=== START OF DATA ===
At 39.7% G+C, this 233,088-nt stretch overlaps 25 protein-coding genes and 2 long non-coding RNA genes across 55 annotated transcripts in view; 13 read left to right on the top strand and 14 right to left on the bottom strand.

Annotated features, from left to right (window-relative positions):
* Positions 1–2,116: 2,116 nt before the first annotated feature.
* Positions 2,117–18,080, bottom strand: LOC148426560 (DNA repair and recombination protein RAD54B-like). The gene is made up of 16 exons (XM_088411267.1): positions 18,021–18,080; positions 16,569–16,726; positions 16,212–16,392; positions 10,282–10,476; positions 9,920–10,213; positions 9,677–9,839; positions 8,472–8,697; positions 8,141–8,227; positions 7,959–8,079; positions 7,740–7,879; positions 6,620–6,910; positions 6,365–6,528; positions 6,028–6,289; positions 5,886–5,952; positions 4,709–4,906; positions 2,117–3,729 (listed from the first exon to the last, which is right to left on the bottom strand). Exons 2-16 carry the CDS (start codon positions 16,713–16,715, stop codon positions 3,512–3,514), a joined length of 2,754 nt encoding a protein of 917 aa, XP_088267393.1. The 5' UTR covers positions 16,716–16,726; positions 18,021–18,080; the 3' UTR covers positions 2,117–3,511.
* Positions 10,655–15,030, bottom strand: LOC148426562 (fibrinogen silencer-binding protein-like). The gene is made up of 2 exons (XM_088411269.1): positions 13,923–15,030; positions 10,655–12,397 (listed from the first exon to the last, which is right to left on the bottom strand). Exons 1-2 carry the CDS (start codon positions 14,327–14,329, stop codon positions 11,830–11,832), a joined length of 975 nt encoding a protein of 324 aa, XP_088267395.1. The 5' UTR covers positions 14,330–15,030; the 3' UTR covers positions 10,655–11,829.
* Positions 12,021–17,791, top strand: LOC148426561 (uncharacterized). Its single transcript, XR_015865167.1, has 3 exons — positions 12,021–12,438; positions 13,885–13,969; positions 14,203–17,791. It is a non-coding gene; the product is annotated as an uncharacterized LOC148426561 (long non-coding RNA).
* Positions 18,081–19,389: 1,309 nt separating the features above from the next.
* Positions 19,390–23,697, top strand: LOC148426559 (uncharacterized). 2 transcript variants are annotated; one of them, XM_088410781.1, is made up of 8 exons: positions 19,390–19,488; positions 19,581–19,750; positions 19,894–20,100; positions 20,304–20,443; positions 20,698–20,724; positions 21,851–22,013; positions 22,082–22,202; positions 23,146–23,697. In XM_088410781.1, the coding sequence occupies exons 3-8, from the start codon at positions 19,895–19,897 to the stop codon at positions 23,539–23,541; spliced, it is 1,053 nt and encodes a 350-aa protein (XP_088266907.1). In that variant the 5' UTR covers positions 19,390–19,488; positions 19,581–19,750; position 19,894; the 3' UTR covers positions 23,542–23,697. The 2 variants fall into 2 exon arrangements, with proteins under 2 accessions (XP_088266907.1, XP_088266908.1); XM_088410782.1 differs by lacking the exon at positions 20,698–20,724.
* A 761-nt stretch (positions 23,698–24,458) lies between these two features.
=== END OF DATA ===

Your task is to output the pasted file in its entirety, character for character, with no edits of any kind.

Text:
At 39.7% G+C, this 233,088-nt stretch overlaps 25 protein-coding genes and 2 long non-coding RNA genes across 55 annotated transcripts in view; 13 read left to right on the top strand and 14 right to left on the bottom strand.

Annotated features, from left to right (window-relative positions):
* Positions 1–2,116: 2,116 nt before the first annotated feature.
* Positions 2,117–18,080, bottom strand: LOC148426560 (DNA repair and recombination protein RAD54B-like). The gene is made up of 16 exons (XM_088411267.1): positions 18,021–18,080; positions 16,569–16,726; positions 16,212–16,392; positions 10,282–10,476; positions 9,920–10,213; positions 9,677–9,839; positions 8,472–8,697; positions 8,141–8,227; positions 7,959–8,079; positions 7,740–7,879; positions 6,620–6,910; positions 6,365–6,528; positions 6,028–6,289; positions 5,886–5,952; positions 4,709–4,906; positions 2,117–3,729 (listed from the first exon to the last, which is right to left on the bottom strand). Exons 2-16 carry the CDS (start codon positions 16,713–16,715, stop codon positions 3,512–3,514), a joined length of 2,754 nt encoding a protein of 917 aa, XP_088267393.1. The 5' UTR covers positions 16,716–16,726; positions 18,021–18,080; the 3' UTR covers positions 2,117–3,511.
* Positions 10,655–15,030, bottom strand: LOC148426562 (fibrinogen silencer-binding protein-like). The gene is made up of 2 exons (XM_088411269.1): positions 13,923–15,030; positions 10,655–12,397 (listed from the first exon to the last, which is right to left on the bottom strand). Exons 1-2 carry the CDS (start codon positions 14,327–14,329, stop codon positions 11,830–11,832), a joined length of 975 nt encoding a protein of 324 aa, XP_088267395.1. The 5' UTR covers positions 14,330–15,030; the 3' UTR covers positions 10,655–11,829.
* Positions 12,021–17,791, top strand: LOC148426561 (uncharacterized). Its single transcript, XR_015865167.1, has 3 exons — positions 12,021–12,438; positions 13,885–13,969; positions 14,203–17,791. It is a non-coding gene; the product is annotated as an uncharacterized LOC148426561 (long non-coding RNA).
* Positions 18,081–19,389: 1,309 nt separating the features above from the next.
* Positions 19,390–23,697, top strand: LOC148426559 (uncharacterized). 2 transcript variants are annotated; one of them, XM_088410781.1, is made up of 8 exons: positions 19,390–19,488; positions 19,581–19,750; positions 19,894–20,100; positions 20,304–20,443; positions 20,698–20,724; positions 21,851–22,013; positions 22,082–22,202; positions 23,146–23,697. In XM_088410781.1, the coding sequence occupies exons 3-8, from the start codon at positions 19,895–19,897 to the stop codon at positions 23,539–23,541; spliced, it is 1,053 nt and encodes a 350-aa protein (XP_088266907.1). In that variant the 5' UTR covers positions 19,390–19,488; positions 19,581–19,750; position 19,894; the 3' UTR covers positions 23,542–23,697. The 2 variants fall into 2 exon arrangements, with proteins under 2 accessions (XP_088266907.1, XP_088266908.1); XM_088410782.1 differs by lacking the exon at positions 20,698–20,724.
* A 761-nt stretch (positions 23,698–24,458) lies between these two features.